No matter what hangs on them, sometimes a person just gets tired of looking at the same four walls. This appears to be the case with John Elderfield, the former chief curator of MoMA’s painting and sculpture department who now lends his considerable talents to the Gagosian Gallery. After a decade of ownership, Mr. Elderfield and wife Jeanne Collins, an art publicist, have sold their loft at 129 Duane Street, according to city records.
And what a loft it is! Mr. Elderfield, who enjoyed a youthful foray into architecture, clearly has an eye for good design. Photos of the two-bedroom, two-bath condo show a museum-like expanse of oak floors, recessed lighting, 12-foot ceilings and tastefully arranged art.
Back in June, longtime Museum of Modern Art curator Barbara London, who has unruly blond hair and a penchant for chunky necklaces, sat down for a meeting with the museum’s security team. The topic at hand was how to safely install 16 speakers and two subwoofers so that the museum would be able to properly play underwater insect noises and ultrasonic echolocation calls of bats recorded by Norwegian artist Jana Winderen. Such sounds are, technically speaking, beyond the range of human hearing, but Ms. Winderen has slowed them down to about a tenth of their speed so that they become audible as fierce, sharp chirps. With the speakers arrayed around the floor and ceiling of the dark gallery, the effect on the listener is of being inside an otherworldly cave.
“I’m in the south of France, so I can’t be there this evening,” began a note from Woody Allen that was read aloud before Monday night’s Peggy Siegal Company screening of his latest film, Blue Jasmine, at MoMA. “I only wish I was in New York and couldn’t be there.”
This fits the notoriously press-shy director’s M.O. During last summer’s premiere of To Rome, With Love, Mr. Allen braved the crowds for the red carpet before beating a hasty exit through some shrubbery to avoid the paparazzi, a feat that many of Jasmine’s stars can probably relate to.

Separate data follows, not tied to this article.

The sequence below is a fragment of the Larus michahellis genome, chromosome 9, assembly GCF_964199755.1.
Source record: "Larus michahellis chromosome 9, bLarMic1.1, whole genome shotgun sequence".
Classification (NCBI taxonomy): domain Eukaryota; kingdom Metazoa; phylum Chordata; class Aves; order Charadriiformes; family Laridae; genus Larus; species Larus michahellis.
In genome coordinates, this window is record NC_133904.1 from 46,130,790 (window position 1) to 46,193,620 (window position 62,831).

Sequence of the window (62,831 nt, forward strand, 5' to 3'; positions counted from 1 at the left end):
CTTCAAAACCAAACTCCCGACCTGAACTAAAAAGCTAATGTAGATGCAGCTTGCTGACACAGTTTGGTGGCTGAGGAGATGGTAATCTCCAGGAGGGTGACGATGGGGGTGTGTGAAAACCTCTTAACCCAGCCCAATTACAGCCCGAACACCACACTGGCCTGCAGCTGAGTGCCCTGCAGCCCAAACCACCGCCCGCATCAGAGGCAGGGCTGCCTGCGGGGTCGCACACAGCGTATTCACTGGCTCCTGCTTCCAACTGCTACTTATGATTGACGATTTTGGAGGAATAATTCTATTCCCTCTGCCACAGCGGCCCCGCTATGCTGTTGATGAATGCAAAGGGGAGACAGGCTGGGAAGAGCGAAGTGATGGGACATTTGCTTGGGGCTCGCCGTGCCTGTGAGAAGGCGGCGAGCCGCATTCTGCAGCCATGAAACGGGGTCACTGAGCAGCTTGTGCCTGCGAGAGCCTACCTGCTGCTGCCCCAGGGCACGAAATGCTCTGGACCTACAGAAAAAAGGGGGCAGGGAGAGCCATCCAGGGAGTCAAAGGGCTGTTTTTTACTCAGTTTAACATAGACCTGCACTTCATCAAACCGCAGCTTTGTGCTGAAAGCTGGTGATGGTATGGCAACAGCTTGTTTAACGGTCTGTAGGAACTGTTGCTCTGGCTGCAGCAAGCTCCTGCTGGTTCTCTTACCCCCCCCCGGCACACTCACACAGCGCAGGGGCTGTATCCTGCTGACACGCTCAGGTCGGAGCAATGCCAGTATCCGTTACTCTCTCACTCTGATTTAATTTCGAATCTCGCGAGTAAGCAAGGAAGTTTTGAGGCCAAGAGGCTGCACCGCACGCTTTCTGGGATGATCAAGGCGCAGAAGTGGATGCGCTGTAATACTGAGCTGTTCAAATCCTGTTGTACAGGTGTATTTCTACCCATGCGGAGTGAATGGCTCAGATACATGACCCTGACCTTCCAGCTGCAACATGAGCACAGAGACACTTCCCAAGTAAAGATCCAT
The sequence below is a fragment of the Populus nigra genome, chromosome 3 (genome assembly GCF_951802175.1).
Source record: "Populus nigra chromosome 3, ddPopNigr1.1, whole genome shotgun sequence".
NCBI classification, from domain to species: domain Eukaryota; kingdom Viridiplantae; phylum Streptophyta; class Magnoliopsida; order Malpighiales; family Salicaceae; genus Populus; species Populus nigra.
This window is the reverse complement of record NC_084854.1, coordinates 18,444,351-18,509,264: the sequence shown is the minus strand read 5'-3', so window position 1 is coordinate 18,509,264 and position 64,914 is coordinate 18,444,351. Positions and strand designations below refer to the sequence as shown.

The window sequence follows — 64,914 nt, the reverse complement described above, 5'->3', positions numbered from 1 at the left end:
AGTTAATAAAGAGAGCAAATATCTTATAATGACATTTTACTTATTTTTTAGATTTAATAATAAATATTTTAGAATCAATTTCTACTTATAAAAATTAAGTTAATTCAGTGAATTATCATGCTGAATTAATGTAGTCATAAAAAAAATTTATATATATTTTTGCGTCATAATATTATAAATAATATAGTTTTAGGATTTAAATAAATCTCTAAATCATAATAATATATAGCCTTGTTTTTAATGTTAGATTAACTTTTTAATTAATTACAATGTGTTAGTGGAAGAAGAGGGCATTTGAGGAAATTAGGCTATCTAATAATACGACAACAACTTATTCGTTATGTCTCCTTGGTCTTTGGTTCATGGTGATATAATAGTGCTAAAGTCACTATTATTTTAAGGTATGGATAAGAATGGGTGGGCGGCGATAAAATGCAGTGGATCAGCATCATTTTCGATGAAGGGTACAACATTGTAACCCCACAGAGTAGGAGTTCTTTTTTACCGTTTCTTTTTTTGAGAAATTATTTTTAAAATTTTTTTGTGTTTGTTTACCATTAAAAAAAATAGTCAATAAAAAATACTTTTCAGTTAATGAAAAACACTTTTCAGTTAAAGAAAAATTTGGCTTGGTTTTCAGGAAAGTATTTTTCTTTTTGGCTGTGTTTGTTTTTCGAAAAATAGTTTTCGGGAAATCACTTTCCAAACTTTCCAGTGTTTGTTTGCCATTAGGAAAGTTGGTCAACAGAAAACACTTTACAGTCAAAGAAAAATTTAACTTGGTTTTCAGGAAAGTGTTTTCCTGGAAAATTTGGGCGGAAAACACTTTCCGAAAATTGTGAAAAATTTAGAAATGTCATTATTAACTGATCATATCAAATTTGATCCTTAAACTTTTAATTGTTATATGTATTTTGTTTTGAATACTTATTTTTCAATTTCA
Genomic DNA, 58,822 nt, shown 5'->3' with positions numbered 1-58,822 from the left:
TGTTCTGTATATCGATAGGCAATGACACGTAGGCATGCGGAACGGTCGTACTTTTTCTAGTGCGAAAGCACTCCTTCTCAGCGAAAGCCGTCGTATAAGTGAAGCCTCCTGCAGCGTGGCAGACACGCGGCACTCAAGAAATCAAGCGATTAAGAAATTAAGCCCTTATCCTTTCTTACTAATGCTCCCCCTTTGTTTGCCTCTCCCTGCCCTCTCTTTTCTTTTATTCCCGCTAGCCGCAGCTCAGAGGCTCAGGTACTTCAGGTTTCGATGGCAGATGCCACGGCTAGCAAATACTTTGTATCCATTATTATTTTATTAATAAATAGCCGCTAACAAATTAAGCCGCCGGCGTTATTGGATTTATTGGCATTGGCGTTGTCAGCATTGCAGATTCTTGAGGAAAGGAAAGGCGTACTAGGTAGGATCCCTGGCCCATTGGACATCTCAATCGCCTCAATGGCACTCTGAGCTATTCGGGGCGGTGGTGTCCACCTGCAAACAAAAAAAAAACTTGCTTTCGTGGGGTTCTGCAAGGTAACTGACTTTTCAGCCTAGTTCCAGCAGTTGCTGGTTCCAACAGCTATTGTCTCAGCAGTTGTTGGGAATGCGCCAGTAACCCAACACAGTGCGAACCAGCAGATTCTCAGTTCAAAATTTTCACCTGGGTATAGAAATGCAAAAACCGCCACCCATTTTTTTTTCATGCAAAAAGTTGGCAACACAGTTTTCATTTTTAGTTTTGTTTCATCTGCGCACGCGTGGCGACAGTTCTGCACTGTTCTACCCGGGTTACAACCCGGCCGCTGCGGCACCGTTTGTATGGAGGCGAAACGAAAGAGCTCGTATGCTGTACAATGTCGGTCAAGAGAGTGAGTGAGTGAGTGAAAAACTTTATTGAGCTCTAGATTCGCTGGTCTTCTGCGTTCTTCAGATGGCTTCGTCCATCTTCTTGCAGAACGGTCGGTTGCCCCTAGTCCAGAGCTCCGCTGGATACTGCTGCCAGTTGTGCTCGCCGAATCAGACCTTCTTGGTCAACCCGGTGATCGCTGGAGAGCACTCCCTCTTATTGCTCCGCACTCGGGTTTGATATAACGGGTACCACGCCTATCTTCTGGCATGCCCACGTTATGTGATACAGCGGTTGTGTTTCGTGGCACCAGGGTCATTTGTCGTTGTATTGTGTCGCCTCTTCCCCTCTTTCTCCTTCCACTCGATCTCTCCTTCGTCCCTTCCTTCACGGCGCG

“Jesus Christ,” muttered Louis C.K. as a rogue photographer broke ranks and began flashing blindingly bright lights into the corner where he and his former Parks and Recreation co-star Amy Poehler had sequestered themselves before the film. “Can you believe her?”
Ms. Poehler, in a somewhat more jovial mood, continued regaling the comedian with the story of her recent chat with President Barack Obama.
“He said, ‘Sasha and Malia just love you,’” Ms. Poehler informed Mr. C.K.
“Wait, who and who?” the Louie star deadpanned. “Okay, so what did you say?”
Hell’s Kitchen has gone through remarkable changes over the past few decades, transitioning from a slummy collection of tenements to Midtown West. But some things never change, like the carriage house at 451 West 54th Street, which despite a recent sale, will remain devoted to the photographic arts.
Time passes, which is the point of Christian Marclay’s much-talked-about installation The Clock. The work, a 24-hour cinematic loop composed of sequences appropriated from the last century of film, chronicles this passing in real time, as they say. An alarm clock sounds, a movie star eats breakfast; a wristwatch ticks, actors wait for a train. Some reviewers were surprised that watching time pass could be so captivating, although they might not have been if they’d thought back to any old New Year’s Eve, when the world’s citizens fixate on their clocks.